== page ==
It's taken from the The gratest Show on Earth - R. Dawkins:

And now, here's an odd  thought. If only all the trees in the forest could come to some agreement - like a trades union
restrictive practice - to grow no higher than, say, 10 feet, every one would benefit. The entire
community - the entire ecosystem - could gain from the savings in wood, and energy, which are consumed in building up those towering and costly trunks.
The difficulty of cultivating such agreements of mutual restraint is well known, even in
human affairs where we can potentially deploy the gift of foresight. A familiar example is a
suggested agreement to sit, rather than stand, when watching a spectacle such as a horse race. If everybody sat, tall people would still get a better view than short people, just as they would if everybody stood, but with the advantage that sitting is more comfortable for everybody. The problems start when one short person sitting behind a tall person stands, to get a better view.
Immediately, the person sitting behind him stands, in order to see anything at all. A wave of
standing sweeps around the field, until everybody is standing. In the end, everybody is worse off than they would be if they had all stayed sitting.

So it seems obvious that we will fail.....

Anyone heard of "WebBot"? it was/is a computer programe designed to predict trends for the Stock Market..designed by a linguist it scanned the internet looking for keywords..its called a Spider .Anything it came up with was sold for a modest sum to anyone who was interested.Apparently after a few months the programers noticed before something big happened like 7/11..the same keywords started to appear for a disaster scenario..as they did for the Stockmarket trends .What is interesting is, that it did exactly tthe same thing as the 'GCP' does..Thats the Global Consciousness project coordidnated from Princetown UNI.This does a similar thing in regards to observing the changes from chance in "Random number generators" That are reporting from many Universities around the world..for instance before 7/11..Dianas death etc..their is a significant movement from chance sometimes up to millions to one before a global event takes place...Strange but true!"...Without getting to philosophical its a Practical application of Du Chardons Noosphere concept........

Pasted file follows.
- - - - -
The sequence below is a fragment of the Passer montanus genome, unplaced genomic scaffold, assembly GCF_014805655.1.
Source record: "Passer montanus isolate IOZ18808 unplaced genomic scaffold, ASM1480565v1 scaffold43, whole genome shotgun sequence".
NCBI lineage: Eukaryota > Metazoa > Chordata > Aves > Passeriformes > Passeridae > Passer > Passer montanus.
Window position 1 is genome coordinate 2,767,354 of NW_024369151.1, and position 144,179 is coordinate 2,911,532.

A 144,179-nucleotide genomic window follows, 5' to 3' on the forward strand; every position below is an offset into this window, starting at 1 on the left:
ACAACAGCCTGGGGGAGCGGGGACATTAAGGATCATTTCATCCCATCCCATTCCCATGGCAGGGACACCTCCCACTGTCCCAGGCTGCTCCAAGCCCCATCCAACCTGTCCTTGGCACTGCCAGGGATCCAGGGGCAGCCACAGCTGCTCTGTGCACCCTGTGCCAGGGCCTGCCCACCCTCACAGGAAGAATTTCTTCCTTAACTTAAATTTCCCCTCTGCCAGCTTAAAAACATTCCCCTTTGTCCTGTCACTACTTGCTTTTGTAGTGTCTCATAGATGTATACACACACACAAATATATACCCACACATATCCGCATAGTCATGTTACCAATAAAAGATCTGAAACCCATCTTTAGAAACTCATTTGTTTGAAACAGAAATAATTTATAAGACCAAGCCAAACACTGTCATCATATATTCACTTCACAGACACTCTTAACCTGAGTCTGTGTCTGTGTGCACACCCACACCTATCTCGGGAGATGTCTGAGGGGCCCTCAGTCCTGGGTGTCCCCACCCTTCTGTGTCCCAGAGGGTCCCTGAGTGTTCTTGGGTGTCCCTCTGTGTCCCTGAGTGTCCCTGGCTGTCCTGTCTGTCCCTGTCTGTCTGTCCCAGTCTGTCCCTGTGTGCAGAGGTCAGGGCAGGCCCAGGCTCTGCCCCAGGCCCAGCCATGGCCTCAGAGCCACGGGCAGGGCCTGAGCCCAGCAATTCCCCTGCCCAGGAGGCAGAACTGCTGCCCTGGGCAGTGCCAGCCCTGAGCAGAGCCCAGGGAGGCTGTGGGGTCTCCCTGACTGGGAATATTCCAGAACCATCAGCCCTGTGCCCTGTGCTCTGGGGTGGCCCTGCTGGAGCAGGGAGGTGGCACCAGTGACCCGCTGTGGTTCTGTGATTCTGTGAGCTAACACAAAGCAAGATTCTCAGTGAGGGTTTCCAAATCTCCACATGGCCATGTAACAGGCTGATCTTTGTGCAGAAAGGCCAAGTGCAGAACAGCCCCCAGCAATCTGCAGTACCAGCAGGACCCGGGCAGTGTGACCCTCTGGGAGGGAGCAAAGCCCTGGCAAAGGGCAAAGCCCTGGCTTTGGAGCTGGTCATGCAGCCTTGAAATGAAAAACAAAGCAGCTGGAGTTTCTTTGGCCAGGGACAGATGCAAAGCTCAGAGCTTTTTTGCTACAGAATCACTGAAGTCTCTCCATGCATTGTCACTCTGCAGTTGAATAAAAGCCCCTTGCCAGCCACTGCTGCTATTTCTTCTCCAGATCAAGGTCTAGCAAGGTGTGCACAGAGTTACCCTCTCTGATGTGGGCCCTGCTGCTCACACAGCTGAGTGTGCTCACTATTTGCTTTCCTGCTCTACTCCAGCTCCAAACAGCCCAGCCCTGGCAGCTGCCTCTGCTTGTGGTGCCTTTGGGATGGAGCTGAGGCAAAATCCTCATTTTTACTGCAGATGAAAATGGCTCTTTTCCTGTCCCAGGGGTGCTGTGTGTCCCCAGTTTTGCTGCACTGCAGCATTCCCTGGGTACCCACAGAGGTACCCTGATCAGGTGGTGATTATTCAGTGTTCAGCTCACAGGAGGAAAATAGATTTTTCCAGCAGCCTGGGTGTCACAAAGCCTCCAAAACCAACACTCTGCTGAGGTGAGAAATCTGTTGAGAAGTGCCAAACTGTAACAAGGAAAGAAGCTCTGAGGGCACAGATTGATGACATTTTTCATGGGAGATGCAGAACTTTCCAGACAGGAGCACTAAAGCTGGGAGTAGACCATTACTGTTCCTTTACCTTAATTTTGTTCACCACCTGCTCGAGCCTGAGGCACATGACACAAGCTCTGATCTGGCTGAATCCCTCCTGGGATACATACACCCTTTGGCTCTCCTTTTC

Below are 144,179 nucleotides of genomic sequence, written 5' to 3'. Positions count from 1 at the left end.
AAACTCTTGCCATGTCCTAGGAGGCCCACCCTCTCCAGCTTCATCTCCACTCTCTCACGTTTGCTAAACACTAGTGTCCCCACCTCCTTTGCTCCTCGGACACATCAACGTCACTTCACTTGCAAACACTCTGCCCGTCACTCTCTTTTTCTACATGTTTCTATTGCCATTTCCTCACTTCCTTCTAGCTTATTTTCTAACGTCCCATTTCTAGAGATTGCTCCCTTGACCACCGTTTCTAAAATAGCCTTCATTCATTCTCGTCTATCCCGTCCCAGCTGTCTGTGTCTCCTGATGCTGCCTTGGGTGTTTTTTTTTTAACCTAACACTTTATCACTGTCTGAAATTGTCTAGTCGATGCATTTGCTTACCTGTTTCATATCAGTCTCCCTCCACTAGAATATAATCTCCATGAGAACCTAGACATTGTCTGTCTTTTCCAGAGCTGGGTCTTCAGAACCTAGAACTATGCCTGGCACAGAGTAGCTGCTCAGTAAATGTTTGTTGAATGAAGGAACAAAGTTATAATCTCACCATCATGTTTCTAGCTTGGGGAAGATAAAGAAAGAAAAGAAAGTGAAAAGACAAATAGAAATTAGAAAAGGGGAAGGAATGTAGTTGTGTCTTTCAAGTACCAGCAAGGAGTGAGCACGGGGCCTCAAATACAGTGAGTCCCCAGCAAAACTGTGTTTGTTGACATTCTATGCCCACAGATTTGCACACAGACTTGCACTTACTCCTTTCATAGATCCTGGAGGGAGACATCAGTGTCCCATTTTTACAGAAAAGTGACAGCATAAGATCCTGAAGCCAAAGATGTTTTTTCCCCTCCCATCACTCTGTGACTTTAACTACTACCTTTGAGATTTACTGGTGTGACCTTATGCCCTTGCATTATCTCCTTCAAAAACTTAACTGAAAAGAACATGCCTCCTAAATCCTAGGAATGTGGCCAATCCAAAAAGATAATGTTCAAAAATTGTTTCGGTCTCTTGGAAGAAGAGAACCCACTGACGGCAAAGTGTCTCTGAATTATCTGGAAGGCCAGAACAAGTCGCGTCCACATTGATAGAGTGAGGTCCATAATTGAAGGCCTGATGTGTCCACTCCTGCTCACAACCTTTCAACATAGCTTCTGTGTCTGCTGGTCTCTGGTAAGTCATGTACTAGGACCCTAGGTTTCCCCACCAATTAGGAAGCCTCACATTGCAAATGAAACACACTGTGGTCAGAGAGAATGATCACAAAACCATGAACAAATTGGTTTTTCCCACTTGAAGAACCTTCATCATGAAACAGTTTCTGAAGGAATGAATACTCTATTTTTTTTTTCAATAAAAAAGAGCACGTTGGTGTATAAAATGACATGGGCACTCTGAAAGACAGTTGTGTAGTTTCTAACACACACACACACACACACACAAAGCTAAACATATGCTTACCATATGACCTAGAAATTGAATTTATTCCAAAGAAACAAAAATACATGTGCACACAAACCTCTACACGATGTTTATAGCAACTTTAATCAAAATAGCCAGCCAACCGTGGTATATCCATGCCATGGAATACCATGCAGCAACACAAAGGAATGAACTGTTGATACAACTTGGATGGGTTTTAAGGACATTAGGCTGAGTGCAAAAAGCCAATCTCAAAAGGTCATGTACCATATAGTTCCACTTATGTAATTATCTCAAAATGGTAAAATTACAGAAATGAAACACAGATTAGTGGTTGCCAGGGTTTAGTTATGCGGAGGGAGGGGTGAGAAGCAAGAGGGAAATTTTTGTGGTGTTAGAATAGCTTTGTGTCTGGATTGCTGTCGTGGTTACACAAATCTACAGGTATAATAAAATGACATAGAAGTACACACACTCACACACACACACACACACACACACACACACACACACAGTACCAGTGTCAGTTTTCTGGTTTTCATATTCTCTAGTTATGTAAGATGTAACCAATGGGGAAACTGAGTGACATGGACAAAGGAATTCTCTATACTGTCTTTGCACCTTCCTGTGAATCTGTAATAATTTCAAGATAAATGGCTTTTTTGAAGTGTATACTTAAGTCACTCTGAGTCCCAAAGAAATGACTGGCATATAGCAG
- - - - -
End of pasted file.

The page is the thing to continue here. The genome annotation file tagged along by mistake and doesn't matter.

The point is the Web bot predicts that at some time from the 8th of this month untill the 12th..something with 20 times the impact of 7/11 will occur!! this could be anything that changes things permanently...it also predicts another ten significant earthquakes will occur before the end of the year... the Indonesian one included....so we wait and see if it happens.

  Ive been through the predicted forcast written in 2009..and up untill now its been very good..just google "Web Bot" if you want a read.

Hmmm   First thing that came up was UFO's are predicted.

OK

"Hysteria predicted by device that measures levels of hysteria"

Yeh..some of its a laugh...They call themselves the "Time Monks",but then again UFO. reports are spiking,but when is Genius Madness?,only time will tell.The GCP.is the creditable one.Incidentaly NZ is a participant.